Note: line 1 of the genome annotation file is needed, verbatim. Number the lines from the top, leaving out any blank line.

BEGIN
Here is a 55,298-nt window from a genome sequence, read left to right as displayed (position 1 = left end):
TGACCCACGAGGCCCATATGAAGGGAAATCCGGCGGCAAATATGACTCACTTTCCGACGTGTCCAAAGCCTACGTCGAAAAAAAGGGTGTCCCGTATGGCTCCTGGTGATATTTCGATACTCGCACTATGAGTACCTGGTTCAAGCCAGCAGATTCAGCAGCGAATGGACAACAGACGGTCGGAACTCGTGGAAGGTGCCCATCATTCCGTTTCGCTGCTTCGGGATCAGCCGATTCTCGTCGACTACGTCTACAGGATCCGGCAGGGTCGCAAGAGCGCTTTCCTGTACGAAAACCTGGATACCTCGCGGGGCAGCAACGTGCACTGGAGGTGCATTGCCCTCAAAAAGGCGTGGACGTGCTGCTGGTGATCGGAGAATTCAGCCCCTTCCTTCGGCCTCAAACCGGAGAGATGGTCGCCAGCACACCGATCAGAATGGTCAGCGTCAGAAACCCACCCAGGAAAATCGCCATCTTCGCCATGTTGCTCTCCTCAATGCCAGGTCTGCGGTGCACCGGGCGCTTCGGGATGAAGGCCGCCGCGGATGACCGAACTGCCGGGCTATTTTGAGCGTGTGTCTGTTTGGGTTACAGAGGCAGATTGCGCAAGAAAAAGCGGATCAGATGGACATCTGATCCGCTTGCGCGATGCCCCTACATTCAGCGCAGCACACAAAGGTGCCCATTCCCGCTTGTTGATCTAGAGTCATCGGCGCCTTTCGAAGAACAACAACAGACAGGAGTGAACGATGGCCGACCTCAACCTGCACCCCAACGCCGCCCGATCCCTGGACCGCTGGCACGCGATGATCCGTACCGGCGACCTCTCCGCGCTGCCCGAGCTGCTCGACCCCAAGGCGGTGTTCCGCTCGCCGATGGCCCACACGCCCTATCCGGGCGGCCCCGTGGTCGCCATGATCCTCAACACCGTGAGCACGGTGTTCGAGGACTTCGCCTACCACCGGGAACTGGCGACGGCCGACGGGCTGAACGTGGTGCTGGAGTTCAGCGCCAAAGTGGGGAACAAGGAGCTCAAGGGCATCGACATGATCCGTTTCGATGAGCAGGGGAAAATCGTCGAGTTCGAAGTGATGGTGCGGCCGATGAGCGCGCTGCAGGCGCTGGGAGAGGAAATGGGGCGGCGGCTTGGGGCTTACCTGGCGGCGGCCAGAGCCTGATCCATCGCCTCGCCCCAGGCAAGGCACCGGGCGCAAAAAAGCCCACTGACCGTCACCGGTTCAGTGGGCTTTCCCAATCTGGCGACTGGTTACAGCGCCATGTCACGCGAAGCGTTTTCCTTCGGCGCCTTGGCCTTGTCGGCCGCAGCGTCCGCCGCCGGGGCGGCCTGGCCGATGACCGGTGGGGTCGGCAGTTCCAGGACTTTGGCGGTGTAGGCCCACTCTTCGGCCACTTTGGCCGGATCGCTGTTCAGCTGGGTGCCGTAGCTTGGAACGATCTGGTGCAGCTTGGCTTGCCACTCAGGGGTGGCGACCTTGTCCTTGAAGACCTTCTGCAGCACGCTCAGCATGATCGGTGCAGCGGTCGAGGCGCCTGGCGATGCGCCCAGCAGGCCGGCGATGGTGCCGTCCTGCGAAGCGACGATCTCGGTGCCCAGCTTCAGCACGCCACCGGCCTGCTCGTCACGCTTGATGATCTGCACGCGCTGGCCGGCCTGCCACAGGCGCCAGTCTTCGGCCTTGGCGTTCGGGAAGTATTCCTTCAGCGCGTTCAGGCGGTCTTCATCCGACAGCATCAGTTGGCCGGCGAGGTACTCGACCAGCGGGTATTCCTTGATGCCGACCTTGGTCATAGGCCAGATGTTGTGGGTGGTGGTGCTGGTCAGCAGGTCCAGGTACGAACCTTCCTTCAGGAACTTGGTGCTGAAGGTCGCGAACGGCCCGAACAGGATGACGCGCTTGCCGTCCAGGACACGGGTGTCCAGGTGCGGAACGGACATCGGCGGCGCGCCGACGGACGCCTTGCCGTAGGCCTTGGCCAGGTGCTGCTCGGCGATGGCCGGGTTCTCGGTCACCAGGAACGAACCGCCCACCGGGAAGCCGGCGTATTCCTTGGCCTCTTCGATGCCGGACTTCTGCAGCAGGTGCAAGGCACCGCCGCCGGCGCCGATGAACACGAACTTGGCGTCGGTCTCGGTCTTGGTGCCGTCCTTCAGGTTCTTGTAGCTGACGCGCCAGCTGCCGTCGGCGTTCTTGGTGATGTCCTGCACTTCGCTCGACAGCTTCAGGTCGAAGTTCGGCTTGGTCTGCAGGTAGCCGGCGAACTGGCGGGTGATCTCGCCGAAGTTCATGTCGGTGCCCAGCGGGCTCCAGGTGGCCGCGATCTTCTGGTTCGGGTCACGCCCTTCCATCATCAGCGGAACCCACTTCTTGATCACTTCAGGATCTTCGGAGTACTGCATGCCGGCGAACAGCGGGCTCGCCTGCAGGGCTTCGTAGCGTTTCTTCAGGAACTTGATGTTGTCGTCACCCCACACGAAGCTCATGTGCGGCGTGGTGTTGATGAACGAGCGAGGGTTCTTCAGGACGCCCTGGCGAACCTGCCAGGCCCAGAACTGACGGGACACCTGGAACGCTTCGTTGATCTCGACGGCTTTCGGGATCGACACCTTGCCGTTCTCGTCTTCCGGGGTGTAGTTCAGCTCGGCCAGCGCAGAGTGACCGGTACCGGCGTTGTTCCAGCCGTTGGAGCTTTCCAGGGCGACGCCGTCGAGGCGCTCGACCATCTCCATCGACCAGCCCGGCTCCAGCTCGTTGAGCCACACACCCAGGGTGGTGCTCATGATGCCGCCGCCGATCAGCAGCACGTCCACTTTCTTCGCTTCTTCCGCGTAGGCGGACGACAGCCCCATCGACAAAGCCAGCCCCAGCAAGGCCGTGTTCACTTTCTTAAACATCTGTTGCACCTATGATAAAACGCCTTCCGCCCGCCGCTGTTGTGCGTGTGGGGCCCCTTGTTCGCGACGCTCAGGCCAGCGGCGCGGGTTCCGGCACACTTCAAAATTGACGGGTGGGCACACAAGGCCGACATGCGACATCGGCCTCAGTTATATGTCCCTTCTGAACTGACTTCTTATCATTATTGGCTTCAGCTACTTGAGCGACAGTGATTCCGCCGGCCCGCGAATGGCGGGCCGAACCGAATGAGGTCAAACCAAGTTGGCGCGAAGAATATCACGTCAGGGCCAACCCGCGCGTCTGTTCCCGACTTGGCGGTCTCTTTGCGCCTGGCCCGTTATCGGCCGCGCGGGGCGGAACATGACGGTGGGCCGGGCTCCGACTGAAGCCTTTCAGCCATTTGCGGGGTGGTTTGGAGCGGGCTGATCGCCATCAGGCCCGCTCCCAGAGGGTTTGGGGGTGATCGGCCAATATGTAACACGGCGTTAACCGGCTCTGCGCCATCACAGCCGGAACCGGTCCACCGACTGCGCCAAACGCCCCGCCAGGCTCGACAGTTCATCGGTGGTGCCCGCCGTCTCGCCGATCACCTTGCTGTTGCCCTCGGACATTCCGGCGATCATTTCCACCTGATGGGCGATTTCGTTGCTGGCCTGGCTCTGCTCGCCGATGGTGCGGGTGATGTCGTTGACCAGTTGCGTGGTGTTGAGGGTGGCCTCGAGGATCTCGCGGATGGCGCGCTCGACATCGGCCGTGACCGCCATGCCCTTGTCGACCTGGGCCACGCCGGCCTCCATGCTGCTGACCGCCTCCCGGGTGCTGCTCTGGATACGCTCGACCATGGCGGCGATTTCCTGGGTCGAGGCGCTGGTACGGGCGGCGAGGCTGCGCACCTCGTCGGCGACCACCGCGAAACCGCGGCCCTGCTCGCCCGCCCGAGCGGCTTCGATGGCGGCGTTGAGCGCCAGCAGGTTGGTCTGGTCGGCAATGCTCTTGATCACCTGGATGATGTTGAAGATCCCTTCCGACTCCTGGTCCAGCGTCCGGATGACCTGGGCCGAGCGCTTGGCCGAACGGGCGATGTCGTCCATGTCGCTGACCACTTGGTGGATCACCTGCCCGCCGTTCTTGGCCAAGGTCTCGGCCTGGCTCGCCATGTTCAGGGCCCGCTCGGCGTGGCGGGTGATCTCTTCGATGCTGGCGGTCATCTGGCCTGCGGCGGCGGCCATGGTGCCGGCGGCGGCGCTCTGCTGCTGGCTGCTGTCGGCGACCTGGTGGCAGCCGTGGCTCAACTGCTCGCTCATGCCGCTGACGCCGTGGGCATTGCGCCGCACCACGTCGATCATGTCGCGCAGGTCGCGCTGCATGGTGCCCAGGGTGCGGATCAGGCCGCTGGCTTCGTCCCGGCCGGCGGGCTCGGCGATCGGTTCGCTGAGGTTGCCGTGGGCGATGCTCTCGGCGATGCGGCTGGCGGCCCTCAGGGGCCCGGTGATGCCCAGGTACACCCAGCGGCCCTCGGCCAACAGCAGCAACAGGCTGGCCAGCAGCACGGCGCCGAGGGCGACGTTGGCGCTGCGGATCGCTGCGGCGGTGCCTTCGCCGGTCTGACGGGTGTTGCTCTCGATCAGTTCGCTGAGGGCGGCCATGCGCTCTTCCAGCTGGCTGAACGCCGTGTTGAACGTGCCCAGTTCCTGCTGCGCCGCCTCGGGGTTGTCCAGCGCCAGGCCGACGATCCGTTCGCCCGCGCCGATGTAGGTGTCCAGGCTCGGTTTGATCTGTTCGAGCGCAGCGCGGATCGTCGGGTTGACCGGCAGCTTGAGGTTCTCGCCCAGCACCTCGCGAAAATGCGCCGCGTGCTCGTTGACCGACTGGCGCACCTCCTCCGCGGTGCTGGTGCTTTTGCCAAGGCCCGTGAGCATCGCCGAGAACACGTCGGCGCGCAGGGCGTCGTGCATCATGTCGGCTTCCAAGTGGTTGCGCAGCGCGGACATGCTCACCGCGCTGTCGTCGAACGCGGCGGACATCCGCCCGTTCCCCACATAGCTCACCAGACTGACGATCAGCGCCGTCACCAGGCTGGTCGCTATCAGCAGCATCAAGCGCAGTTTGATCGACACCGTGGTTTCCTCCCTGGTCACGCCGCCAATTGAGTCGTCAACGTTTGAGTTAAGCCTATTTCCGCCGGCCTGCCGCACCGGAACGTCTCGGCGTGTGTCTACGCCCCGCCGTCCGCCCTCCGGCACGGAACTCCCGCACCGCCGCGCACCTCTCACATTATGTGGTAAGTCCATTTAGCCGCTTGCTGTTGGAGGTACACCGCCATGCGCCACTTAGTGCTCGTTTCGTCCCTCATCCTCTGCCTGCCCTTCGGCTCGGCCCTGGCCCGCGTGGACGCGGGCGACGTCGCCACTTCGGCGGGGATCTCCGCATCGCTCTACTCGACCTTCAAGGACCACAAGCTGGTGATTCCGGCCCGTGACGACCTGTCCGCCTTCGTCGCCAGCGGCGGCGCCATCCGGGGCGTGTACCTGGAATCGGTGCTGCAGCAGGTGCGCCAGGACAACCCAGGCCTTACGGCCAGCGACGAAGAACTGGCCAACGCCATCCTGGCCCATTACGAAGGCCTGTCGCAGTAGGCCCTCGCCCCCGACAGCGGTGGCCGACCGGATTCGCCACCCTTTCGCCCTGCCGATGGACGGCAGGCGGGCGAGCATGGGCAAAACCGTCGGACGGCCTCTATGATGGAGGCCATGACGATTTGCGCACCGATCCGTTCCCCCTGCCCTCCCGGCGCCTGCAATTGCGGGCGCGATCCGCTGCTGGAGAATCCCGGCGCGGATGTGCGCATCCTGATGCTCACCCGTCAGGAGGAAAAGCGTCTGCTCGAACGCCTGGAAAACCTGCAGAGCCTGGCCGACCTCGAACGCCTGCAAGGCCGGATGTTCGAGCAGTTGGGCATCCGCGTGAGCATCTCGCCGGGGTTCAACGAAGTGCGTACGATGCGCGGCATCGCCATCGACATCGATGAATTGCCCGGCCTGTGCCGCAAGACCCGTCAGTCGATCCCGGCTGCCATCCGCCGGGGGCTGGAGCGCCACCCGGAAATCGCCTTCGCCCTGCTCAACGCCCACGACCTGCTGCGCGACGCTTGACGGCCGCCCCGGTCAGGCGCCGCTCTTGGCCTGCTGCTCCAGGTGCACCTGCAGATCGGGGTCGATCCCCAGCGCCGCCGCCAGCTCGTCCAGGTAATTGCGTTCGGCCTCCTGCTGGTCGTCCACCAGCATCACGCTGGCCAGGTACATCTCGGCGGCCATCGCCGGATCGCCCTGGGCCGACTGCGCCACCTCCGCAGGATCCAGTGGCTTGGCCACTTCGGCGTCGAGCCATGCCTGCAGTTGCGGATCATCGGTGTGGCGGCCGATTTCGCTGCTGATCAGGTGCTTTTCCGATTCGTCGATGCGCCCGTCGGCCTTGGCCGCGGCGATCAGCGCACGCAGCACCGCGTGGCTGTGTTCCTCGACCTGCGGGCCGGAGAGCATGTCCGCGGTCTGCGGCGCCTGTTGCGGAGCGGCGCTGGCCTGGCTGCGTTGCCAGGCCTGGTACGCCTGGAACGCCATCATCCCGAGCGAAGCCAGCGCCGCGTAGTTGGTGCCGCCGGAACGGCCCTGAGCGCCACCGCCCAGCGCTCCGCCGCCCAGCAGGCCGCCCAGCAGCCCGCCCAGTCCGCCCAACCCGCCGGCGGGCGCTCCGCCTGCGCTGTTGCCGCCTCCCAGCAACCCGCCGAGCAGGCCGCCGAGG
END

Here is a 55,298-nt window from a genome sequence, read left to right as displayed (position 1 = left end):